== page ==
Staying safe on Black Friday: Cyber Monday offers a warmer way to save

Photo Courtesy of
Photo Courtesy of

Madeline Miller

Thanksgiving is a one-of-a-kind, all-American holiday. For one day, people celebrate all they have and eat until they’re bursting. It is truly one of the most special times to spend with family.

Unfortunately, some people do not have that luxury. Rather than spending those extra hours at home in a food coma on the couch, many people find themselves at work awaiting the greedy hordes of one of the absolute worst American traditions: Black Friday.

Every store in the mall, even kiosks, are forced to open their doors to the droves of rabid holiday shoppers looking for that perfect, meaningful material object to satisfy their loved ones and save their bank accounts some commas. Black Friday is absolutely terrible, and it should not exist anymore.

To be clear, there is nothing wrong with holiday shopping or looking for the perfect Christmas present, or even looking for the best product for the best price. The problem lies in Black Friday itself.

The shopping “holiday” is built around waking up ridiculously early—or even not going to bed— after a beautiful holiday focusing on thankfulness and love just to trample poor employees, who almost definitely would rather be anywhere but at work, in order to get a discount that wouldn’t be available any other time of year.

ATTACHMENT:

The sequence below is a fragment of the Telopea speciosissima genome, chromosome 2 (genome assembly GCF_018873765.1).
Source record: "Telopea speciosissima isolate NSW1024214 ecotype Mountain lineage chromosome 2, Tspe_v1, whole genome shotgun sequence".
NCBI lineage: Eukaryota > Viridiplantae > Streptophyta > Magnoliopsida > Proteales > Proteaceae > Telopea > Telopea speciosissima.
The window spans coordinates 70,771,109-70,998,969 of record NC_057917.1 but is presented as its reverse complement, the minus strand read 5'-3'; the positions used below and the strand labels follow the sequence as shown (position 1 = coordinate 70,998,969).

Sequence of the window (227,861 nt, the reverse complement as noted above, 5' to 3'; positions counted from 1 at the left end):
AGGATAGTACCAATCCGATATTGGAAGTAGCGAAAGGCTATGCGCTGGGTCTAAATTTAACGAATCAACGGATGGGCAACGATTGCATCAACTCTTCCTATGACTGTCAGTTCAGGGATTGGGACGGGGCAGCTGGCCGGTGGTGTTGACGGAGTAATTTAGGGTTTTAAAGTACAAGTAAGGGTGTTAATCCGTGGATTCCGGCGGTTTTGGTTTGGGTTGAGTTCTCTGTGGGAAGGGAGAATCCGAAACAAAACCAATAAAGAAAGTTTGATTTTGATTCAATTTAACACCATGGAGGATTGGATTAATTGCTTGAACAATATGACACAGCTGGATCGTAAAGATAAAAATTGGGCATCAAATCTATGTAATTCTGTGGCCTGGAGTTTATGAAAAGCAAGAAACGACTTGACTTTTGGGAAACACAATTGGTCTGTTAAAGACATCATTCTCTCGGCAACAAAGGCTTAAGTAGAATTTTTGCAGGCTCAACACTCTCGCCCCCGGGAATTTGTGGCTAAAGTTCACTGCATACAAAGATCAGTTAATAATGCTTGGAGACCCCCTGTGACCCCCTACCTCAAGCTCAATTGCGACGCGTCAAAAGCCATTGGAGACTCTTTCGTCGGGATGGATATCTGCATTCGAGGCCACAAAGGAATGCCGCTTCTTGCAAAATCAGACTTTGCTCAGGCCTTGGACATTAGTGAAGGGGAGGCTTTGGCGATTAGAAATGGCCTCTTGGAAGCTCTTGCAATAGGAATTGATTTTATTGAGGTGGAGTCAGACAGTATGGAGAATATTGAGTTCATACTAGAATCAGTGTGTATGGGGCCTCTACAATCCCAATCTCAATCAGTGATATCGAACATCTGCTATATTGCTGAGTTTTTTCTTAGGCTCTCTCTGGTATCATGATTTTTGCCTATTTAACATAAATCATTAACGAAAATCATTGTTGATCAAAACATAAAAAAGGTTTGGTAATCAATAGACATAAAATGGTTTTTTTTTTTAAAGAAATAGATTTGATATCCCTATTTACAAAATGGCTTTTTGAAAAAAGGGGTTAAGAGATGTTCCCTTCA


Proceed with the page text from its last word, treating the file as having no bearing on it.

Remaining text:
Even the name of the best sales, “doorbusters,” indicates the violence that accompanies this sham of a holiday.

The solution? Cyber Monday. For the uninformed, Cyber Monday is the online equivalent of Black Friday. With just as impressive deals and absolutely no infringement on a sacred American holiday, there is absolutely no reason Cyber Monday should not completely over-take Black Friday’s previous role as the official beginning of the holiday shopping season.

Technology exists to make our lives better. Online shopping is no exception. Cyber Monday is not just more convenient and comfortable than Black Friday: it is safer.

Rather than waiting in line in frigid late November air, why not sit in bed with a laptop and a cup of coffee? Rather than getting in a fist fight over a sweater, why not see who can click the fastest? Instead of trampling a Walmart employee or two to death to get a video game cheap, why don’t you just not do that?

By waiting just a few more days, shoppers could have all the same prices and all the same gifts with none of the cold, crowds or violence.

But what are people going to do on Black Friday if they don’t shop? Maybe work off that extra pumpkin pie in a more productive way.

Volunteer at a soup kitchen. Take their dog for a walk.

Use the time to extend the spirit of Thanksgiving and spend it with loved ones.

Use Black Friday not as a way to obtain more material goods, but as a way to better your community and your world.

Save the crazy for Cyber Monday. At least then you can keep it contained to your house.


Please enter your comment!
Please enter your name here